Wednesday federal headlines - Aug. 13, 2014

Wednesday - 8/13/2014, 8:32am EDT

The Morning Federal Newscast is a daily compilation of the stories you hear Federal Drive hosts Tom Temin and Emily Kopp discuss throughout the show each day. The Newscast is designed to give FederalNewsRadio.com users more information about the stories you hear on the air.

  • Purchasing pens, paper and printing supplies is about to get a whole lot more efficient and less costly for the federal government. The General Services Administration just awarded its latest Federal Strategic Sourcing Initiative for office supplies. The idea of the initiative is to save money for the federal government by having a list of venders with negotiated low prices on office supplies. OS3 is expected to provide more than $90 million in annual savings and to drive office supply buying to small businesses. Twenty of the 21 businesses that GSA awarded contracts to are small businesses. (Federal News Radio)

  • Does the Office of Personnel Management need to switch up how it pays some General Schedule employees? OPM wants to know agencies' take. Director Katherine Archuleta just wrote a memo to Chief Human Capital Officers requesting information on GS employees who are paid using special rates. The memo comes as President Obama has proposed a 1 percent pay increase for all federal employees in his fiscal year 2015 budget. Agencies now have to gauge how that increase (if Congress allows it) will affect GS employees being paid using special rates. (Federal News Radio)

  • The Health and Human Services Department is warning about 310,000 people their health insurance may run out at the end of September. All those people bought insurance on the new health care exchange, but their citizenship or immigration details don't match what the government has on file. They'll have to upload documentation by Sept. 5. This is progress for the administration. Back in May, there were three times as many consumers with discrepancies. Half of the cases have been closed. Another 20 percent are being worked on. The remainder are the most difficult to resolve. (Associated Press)

  • Immigration and Customs Enforcement released 2,200 immigrant detainees in one month last year. The inspector general says more than half of those releases took place over a single weekend in February, just before sequestration began. The report suggests it was an illegal move to save money. The agency realized it did not have the funds to care for so many detainees. The IG says the agency still does not have a good strategy for managing its detention budget. Arizona's two Republican senators are demanding answers from Homeland Security Secretary Jeh Johnson. ICE admits that about 600 of the detainees had criminal convictions. (Homeland Security Department/Senate)

  • Journalists and scientific organizations say the EPA is stopping its independent scientific advisers from speaking out. It's the latest tussle between the press and the Obama Administration over transparency. The seven groups, including the Society of Environmental Journalists and the American Geophysical Union, take issue with a memo written by EPA Chief of Staff Gwendolyn Keyes Fleming. In it, she tells the science advisory board to refer questions from the public to designated federal officials. The groups say the policy reinforces the perception that the EPA cares more about controlling the message than letting advisers share their knowledge with the public. (Union of Concerned Scientists)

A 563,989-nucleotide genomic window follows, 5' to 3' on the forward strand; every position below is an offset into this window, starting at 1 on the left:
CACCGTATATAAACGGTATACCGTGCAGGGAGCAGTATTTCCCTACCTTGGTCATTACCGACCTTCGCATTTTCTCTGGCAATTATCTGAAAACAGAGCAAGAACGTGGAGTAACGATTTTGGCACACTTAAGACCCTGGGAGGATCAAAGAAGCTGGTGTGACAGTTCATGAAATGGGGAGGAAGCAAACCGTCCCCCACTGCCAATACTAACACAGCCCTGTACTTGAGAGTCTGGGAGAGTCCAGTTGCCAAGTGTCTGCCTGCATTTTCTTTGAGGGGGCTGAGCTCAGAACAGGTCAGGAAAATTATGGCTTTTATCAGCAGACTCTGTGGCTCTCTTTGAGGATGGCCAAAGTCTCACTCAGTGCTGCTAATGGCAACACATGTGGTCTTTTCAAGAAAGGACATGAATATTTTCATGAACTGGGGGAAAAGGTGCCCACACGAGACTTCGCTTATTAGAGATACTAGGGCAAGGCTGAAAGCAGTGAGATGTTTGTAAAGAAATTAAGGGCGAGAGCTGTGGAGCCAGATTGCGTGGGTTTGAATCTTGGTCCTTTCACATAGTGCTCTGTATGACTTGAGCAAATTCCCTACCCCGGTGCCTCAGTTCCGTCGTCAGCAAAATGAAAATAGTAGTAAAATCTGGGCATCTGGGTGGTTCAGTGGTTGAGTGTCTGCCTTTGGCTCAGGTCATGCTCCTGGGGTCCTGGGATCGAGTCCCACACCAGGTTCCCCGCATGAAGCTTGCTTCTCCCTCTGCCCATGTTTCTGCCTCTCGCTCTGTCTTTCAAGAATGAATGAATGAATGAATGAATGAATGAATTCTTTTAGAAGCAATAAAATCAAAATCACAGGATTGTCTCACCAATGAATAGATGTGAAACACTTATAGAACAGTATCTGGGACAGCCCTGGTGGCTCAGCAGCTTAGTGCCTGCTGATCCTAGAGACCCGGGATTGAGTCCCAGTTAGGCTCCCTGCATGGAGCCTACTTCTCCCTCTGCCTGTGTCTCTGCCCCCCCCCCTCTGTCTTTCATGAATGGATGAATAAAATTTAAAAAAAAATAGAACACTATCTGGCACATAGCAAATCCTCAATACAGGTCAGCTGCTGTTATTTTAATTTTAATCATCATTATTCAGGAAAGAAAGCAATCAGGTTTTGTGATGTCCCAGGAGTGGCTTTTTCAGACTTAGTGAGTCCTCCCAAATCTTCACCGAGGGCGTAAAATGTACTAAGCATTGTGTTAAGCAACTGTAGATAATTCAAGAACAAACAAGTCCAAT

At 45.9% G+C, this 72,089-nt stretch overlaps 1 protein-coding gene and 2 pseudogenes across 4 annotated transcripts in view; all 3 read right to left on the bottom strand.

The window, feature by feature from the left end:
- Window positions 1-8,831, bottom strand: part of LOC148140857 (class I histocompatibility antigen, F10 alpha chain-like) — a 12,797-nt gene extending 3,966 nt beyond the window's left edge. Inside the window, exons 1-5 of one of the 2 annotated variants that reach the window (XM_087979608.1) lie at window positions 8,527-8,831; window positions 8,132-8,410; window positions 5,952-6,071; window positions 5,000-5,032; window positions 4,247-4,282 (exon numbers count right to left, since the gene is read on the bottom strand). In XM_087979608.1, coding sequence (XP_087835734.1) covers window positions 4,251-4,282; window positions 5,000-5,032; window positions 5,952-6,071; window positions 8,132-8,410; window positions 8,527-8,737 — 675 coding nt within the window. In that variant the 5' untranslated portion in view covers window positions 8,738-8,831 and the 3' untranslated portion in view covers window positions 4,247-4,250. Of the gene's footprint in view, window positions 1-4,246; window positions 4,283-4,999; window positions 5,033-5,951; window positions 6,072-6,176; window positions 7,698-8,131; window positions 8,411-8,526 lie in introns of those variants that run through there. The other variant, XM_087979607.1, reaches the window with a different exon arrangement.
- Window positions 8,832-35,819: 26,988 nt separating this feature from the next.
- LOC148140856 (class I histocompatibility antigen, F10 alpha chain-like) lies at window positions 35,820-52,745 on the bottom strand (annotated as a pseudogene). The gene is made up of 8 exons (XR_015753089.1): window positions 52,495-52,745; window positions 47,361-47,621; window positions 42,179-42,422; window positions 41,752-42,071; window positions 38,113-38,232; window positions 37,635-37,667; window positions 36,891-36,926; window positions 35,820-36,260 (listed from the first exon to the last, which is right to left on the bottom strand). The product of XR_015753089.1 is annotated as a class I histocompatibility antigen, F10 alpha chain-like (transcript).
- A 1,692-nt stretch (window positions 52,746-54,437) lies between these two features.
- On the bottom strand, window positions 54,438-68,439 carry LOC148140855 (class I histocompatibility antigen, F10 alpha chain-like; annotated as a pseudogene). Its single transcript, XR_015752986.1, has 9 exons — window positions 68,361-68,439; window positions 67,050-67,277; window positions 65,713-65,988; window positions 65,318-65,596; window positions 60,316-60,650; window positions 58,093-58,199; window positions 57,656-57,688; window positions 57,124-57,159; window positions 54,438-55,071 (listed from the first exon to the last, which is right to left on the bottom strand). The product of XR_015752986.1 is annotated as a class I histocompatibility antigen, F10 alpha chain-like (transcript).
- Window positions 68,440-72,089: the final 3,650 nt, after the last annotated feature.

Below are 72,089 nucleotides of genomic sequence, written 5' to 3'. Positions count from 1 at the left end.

• Even more U.S. troops are headed to Iraq this week. But officials are calling their deployment swift and temporary. The Pentagon sent 130 troops on what it says is a mission to assess the humanitarian crisis facing displaced Iraqi civilians there. Defense Secretary Chuck Hagel says it's not a rescue or a "boots on the ground situation." The troops arrived Tuesday in the city of Irbil, east of Sinjar, to work with State Department and USAID representatives and help the trapped civilians on Sinjar Mountain. They will judge whether a rescue is possible and then quickly return. (Associated Press)

  • Soldiers are getting new shorts and shirts to work out in, but they are not to everyone's liking. The Army program office says it designed the new duds based on soldier feedback, although money was another factor. The uniform a simple black shirt that says "Army" and black shorts. The Army says many soldiers did not like the materials used in the old uniform and complained about shorts riding up during sit-ups and other exercises. It says soldiers were buying spandex undergarments just to cover up. But on Twitter, some soldiers and guardsmen are complaining about the dark color, saying it will lead to overheating during hot workouts. The Army says the high-tech fabric compensates for that. The new uniform will cost about $3 less than the current one. (Army)